Money & Happiness

Unfortunately, the old saying that money can't buy happiness is probably true, say many psychologists. The problem is that too many physicians use money to buy things, and then count on those things they buy to make them happy.

“Pleasure is very seldom found where it is sought. Our brightest blazes are commonly kindled by unexpected sparks.”—Samuel Johnson

Unfortunately, the old saying that money can’t buy happiness is probably true, say many psychologists. The problem is that too many physicians use money to buy things, and then count on those things they buy to make them happy. It doesn’t work that way, say the experts.

The truth is that the high you get when you drive a brand-new car off the dealer’s lot doesn’t last much longer than the new-car smell, and wearing the latest fashions doesn’t make you significantly happier than wearing blue jeans.

What Is Happiness?

According to the Roman philosopher Seneca, “it’s not the man who has little who is unhappy, it’s the man who wants more.” In other words, happiness doesn’t come from buying more things, it comes from enjoying what you already have. Will Rogers put it this way: “We spend money we don’t have to buy things we don’t need to impress people we don’t like.” Although that attitude is at odds with America’s prevailing consumer culture, it’s worth listening to.

The fact is, the more you have, the more you need to worry about. When you realize that having more won’t change your basic outlook on life, you may be on the road to happiness.

Then what good is money? For one thing, it can help you achieve some happiness if it allows you to work toward a balance between work and leisure that leads to a more satisfactory lifestyle. To be a doctor is often to be a workaholic, with 80-hour work-weeks frequently the norm. And when doctors do take some time off, their cell phones and pagers usually go with them. If money can help you find more relaxation and buy you some time away from the daily medical grind, it’s a useful tool. That means that money spent on hobbies you enjoy (a new fishing rod or gourmet cooking classes, for instance) can be a productive way to use it to bring you more satisfaction.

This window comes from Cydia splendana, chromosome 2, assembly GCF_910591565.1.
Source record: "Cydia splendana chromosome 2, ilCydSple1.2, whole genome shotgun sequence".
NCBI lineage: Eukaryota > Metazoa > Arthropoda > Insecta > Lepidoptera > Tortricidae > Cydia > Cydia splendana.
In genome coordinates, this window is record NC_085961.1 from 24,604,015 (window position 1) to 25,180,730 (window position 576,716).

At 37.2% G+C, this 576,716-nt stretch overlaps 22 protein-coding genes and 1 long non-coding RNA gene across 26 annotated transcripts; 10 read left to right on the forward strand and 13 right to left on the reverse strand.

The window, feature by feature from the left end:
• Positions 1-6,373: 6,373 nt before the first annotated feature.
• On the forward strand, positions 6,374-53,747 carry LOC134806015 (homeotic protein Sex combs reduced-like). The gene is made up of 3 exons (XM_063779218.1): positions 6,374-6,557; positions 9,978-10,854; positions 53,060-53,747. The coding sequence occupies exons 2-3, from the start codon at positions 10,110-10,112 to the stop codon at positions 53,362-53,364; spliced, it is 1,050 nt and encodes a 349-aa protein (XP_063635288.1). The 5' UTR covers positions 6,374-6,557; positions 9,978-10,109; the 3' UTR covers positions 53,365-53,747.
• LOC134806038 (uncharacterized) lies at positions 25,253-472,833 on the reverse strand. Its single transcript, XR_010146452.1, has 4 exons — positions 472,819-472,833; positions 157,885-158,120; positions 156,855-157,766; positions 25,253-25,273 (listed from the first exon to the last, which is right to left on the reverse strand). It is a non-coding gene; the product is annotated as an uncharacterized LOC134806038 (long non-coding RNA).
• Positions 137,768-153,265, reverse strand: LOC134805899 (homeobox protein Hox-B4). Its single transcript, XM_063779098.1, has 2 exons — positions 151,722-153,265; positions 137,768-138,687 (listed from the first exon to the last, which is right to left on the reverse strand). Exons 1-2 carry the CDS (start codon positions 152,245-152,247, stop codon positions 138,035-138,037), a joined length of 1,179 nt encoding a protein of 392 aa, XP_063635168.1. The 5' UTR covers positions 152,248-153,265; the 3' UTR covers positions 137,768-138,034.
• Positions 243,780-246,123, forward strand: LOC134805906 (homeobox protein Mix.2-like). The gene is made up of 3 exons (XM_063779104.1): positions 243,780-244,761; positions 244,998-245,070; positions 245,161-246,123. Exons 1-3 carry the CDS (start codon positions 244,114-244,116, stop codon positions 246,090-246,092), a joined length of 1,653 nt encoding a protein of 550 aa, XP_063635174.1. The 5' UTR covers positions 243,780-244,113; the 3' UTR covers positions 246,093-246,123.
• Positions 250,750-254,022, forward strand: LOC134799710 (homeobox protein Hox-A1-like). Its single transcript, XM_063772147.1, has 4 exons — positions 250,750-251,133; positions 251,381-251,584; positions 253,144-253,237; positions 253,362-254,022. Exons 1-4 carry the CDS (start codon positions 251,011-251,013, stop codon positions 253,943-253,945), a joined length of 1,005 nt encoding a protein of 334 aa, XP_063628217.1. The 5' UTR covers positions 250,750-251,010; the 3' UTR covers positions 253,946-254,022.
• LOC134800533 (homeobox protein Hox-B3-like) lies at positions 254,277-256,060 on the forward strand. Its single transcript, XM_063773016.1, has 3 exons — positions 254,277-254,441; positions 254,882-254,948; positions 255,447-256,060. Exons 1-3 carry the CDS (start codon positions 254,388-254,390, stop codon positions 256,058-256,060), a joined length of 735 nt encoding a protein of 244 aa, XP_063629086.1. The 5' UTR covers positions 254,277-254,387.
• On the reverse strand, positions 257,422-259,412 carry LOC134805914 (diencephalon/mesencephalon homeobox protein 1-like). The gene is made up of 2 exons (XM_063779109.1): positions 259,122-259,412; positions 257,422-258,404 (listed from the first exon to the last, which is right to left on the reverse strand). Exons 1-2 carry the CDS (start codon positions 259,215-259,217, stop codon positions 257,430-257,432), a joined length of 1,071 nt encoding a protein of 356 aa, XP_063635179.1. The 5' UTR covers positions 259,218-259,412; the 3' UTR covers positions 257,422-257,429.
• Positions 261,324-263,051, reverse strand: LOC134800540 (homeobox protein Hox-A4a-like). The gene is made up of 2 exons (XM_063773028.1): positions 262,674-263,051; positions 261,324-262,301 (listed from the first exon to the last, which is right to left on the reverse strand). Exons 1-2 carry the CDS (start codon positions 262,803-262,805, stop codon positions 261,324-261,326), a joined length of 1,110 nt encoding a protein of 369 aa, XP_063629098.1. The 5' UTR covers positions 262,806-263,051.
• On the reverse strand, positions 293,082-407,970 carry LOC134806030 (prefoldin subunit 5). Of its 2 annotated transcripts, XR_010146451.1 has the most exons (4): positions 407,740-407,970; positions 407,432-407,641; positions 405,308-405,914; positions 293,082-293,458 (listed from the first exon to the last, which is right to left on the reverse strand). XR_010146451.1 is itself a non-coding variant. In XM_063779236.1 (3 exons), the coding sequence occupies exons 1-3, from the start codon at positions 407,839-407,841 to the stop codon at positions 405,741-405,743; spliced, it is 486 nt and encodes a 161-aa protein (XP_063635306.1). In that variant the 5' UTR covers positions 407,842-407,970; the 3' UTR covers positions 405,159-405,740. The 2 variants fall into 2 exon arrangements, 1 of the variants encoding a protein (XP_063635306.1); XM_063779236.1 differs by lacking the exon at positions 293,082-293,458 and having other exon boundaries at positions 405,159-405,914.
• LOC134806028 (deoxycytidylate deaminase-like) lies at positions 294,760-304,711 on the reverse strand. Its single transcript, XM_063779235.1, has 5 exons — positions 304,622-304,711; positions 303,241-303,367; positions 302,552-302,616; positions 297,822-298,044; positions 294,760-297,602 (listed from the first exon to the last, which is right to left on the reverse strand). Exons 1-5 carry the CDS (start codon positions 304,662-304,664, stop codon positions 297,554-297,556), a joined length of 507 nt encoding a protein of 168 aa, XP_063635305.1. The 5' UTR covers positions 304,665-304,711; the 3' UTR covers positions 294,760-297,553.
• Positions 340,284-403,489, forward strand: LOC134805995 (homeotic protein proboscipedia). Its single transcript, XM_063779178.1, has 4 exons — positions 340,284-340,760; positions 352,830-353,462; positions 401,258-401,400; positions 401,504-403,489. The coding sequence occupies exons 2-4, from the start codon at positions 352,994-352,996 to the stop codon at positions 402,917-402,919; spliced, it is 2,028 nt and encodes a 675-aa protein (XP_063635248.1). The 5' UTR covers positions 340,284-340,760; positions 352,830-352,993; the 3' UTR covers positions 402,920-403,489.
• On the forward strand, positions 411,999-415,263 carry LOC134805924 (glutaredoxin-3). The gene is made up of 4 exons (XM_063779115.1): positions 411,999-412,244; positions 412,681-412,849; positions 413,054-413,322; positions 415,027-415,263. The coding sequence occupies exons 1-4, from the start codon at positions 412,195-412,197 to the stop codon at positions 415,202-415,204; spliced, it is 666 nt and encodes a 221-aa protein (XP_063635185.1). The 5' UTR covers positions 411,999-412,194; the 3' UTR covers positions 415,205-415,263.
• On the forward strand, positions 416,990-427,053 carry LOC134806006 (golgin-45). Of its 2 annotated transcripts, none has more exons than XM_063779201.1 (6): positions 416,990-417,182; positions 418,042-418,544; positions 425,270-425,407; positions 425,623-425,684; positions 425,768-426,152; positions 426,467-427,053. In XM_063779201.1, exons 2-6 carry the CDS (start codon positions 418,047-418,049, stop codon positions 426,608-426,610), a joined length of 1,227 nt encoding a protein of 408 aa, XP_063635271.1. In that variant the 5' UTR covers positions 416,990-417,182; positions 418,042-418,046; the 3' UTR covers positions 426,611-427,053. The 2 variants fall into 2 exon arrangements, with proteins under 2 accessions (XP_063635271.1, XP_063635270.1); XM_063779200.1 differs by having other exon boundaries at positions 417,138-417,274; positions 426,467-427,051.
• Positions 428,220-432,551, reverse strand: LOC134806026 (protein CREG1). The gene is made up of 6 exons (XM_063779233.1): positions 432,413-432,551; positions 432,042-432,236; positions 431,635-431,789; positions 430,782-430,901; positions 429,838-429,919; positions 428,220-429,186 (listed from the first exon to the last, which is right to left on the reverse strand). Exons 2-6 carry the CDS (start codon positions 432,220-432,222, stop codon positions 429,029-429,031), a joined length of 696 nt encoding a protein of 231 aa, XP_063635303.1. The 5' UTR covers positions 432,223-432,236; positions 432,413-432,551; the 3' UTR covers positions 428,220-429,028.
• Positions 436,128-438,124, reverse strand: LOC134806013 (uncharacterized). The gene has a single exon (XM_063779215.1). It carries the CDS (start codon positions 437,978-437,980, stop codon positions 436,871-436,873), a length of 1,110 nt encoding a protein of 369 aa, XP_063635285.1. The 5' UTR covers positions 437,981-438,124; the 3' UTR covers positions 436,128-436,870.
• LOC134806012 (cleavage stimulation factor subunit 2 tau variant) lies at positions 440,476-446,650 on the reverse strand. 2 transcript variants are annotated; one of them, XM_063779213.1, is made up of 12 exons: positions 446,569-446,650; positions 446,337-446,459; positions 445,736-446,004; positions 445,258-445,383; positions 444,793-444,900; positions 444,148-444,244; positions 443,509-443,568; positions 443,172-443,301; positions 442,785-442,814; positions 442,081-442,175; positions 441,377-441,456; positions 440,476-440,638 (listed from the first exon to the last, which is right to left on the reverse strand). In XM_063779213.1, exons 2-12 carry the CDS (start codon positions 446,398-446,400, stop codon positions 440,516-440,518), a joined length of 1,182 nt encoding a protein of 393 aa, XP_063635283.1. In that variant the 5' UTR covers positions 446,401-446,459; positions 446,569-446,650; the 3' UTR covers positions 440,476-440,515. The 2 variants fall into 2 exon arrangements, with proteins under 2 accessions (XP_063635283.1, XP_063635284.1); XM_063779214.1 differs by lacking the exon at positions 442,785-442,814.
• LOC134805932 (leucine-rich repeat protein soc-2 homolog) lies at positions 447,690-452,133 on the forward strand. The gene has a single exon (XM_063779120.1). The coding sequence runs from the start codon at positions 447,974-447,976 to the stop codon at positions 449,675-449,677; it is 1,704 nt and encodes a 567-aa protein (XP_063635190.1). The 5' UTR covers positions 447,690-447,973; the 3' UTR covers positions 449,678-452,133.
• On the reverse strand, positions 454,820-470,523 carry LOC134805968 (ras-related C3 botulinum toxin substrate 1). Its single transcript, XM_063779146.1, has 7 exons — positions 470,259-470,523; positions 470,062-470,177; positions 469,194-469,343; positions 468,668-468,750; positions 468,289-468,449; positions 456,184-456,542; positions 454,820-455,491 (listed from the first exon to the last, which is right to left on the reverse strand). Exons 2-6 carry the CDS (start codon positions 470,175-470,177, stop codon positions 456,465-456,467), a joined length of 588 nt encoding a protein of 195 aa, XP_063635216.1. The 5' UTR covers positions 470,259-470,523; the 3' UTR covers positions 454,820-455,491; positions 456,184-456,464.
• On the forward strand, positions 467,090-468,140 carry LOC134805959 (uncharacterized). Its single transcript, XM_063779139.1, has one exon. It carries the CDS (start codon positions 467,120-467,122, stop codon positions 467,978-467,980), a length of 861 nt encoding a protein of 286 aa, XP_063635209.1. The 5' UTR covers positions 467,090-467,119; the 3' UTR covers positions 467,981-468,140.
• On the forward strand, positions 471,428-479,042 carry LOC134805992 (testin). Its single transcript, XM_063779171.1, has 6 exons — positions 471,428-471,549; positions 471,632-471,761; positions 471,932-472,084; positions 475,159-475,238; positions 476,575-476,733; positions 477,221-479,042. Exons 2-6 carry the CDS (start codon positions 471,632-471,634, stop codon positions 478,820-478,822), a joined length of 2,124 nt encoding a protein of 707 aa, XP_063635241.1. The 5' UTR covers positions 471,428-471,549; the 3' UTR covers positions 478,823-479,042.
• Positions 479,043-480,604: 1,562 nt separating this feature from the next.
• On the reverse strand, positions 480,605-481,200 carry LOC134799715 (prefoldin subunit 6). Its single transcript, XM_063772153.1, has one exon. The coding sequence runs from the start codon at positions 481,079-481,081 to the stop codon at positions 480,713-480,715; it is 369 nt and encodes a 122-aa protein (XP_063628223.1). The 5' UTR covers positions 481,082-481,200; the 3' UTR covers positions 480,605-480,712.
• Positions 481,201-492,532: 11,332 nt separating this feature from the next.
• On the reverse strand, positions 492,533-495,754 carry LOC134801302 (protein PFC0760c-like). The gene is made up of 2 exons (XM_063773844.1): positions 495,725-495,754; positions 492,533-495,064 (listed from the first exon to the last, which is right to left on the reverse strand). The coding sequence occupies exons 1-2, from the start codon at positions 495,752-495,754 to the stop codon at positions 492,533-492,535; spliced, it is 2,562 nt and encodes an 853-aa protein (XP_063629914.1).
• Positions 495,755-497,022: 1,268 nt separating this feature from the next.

Making a DifferenceUnder managed care, physicians have often felt that they are practicing assembly-line medicine. Still, doctors have many opportunities to make a difference in the lives of their patients, which is a key ingredient to their own satisfaction. The idea is to maximize your chances to be a positive influence on the lives of others.

To the extent that money lets you make choices that increase your chances of making a positive contribution to the lives of others, it’s a plus. To the extent that accumulating it robs you of time and mental energy that could be spent in more satisfying ways, it can be very negative. In fact, a feeling of security can hinge more on our relationships with others than on material wealth.

Spending money on outings with people you like or travel to visit friends and loved ones, for example, is a worthwhile way to bring yourself greater happiness. In the words of the billionaire Warren Buffett, “Happiness is people who love you and being healthy, and money can’t buy either one.” Although Buffett may not be right about health (good medical is often worth the price), money spent on keeping yourself healthy, like a gym membership, often tends to make you happier.

75%—Percentage of Americans who believe there’s a Heaven.(USA Today, 2008)